Oregon City

Reserve police officer dies after shooting in Oregon City

Reserve police officer dies after shooting in Oregon City »Play Video
Officer Robert Libke (Photo from Oregon City Police)

OREGON CITY, Ore. – An Oregon City reserve police officer who was shot on Sunday while responding to a burning house has died, police announced Monday.

Authorities released the officer's identity Monday morning.

Reserve officer Robert Libke, 41, was shot in the face, witnesses said. He was flown by LifeFlight helicopter to Legacy Emanuel Medical Center. It's unclear when he died.

Libke was a reserve officer since 2009, police said. Reserve officers are volunteers who help patrol officers.

"I and the department and the city are extremely proud of the job that Officer Rob Libke did yesterday in what was a very dangerous call in a residential neighborhood," said Oregon Ciy Police Chief Jim Band. "We're asking for thoughts and prayers for Rob's family."

A police procession escorted Libke's body from the hospital to the Lincoln Memorial Park Funeral Home. A candle light vigil was planned for 7 p.m. at Chapin Park in Oregon City.

"My understanding is anytime he was requested to come out and he was able to, he did. He was very dependable. (He) represents a tremendous loss," said an emotional Mayor Doug Neeley.

The suspect, 88-year-old Lawrence Cambra, was shot during a confrontation with SWAT team officers after shooting Libke, investigators said. He died at the scene, a Clackamas County Sheriff’s Office spokesman said.

The shooting and fire happened at 841 Linn Avenue in Oregon City around 1 p.m.

Josh Wenzel, who lives across the street, said he saw the house on fire and he tried to help rescue Cambra. He said Cambra was holding a revolver and told Wenzel he’d set his own house on fire.

Lawrence Cambra

“I asked him what was going on,” Wenzel said. “He said something like he did it or ‘I set the fire.’ At that point I was going to pull him away. He was kind of out of his mind.”

Brandon Paxton with Clackamas Fire said that when firefighters arrived, police told them to stay back because there was an armed suspect inside the home.

Wenzel said after he got away from the house, he screamed at neighbors that Cambra had a gun. Soon, police arrived.

"I saw an officer pull up," Wenzel said. “He was saying, 'drop your gun.' He had his gun ready but he said 'drop your gun' again, and at the same time, that’s when he was shot in the head. And I was watching from our front porch about 20 feet away.”

Police evacuated neighboring homes and closed streets while the SWAT team searched for the suspect.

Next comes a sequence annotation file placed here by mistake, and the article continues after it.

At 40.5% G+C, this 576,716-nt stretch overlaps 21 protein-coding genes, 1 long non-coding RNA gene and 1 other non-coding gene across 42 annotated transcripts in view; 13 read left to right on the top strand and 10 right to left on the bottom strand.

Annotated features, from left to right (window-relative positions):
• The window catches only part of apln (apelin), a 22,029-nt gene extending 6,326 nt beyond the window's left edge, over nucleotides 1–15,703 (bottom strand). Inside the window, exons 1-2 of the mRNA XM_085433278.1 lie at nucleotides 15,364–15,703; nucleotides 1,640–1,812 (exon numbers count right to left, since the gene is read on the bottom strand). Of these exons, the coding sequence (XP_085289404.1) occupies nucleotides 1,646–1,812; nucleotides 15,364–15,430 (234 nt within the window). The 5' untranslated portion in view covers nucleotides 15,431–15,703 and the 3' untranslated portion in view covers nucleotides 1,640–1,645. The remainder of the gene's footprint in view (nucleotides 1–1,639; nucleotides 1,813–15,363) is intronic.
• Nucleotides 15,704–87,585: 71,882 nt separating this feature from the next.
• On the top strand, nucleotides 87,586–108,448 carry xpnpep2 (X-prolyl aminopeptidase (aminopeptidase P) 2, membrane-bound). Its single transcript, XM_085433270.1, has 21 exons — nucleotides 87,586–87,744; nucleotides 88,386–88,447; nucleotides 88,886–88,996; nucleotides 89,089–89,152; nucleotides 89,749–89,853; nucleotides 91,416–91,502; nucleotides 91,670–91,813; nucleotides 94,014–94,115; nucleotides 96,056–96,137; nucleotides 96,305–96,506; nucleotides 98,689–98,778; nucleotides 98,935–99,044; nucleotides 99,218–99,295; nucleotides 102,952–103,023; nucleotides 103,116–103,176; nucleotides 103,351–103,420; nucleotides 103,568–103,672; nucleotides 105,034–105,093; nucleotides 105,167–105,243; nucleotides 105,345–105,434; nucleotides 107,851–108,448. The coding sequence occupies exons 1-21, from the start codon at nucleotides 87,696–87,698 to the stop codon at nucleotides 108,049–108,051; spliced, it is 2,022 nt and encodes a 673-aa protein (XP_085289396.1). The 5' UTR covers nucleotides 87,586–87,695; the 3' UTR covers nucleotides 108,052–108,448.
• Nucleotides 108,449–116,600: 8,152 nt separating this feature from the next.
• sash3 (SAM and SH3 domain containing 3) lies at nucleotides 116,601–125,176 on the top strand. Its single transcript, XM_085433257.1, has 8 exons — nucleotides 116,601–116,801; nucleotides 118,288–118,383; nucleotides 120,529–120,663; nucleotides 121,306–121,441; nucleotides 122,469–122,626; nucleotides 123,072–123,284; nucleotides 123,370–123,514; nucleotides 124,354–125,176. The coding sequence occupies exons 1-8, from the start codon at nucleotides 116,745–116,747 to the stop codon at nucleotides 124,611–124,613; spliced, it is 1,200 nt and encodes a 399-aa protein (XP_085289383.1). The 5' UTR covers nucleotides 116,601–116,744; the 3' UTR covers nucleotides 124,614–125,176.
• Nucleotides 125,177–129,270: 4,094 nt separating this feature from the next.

The SWAT team drove an armored vehicle near the house to give police cover to rescue Libke, who was wounded on the ground.

The two Clackamas County deputies involved in shooting Cambra are Detective Sergeant Matt Swanson and Deputy Jesse Unck. Both are SWAT team members.

Sergeant Swanson has been with the Clackamas County Sheriff's Office for more than 13 years and Deputy Unck is a four-year veteran. Both are on paid administrative leave, which is standard protocol for this type of incident.

Fire investigators are looking into how the fire started. The sheriff’s office says the investigation should take another 24-48 hours.

Sgt. Dan Kraus says investigators are still trying to determine a motive but don't believe the fire was set lure police into an ambush.

Libke was the first Oregon City police officer to be shot in the line of duty since 1906, the sheriff’s office said.

Libke's wife is pregnant, a neighbor told KATU. She had to be taken away in an ambulance when she heard about the shooting.

Lynn Hadd said their neighborhood had a lot of crime until the Libkes moved to the area. Libke helped start a neighborhood watch, Hadd said.

Anyone who wants to help Officer Libke's family can donate to the Officer Libke Fund at any Clackamas Federal Credit Union branch.

Cambra was a retired federal government employee who worked on Navy submarines.

Court records show a history of domestic violence involving a 69-year-old woman who used to live at the home with Cambra. That woman was granted a restraining order against Cambra last October.

Court documents show that when asked a question about Cambra's character and whether he could be dangerous, the woman responded: "(He) said he was going to get a gun and get rid of a few people and himself. That I should watch my back."

Cambra made those threats after following the woman to a grocery store, documents said.

The woman requested to have the restraining order dismissed nine days later, documents show. The two had been living together since 2006.

A judge also issued a firearm restriction against Cambra, records said.

Timeline of events on Sunday afternoon:

KATU's Dan Tilkin, Stephen Mayer, Dan Cassuto and The Associated Press contributed to this story.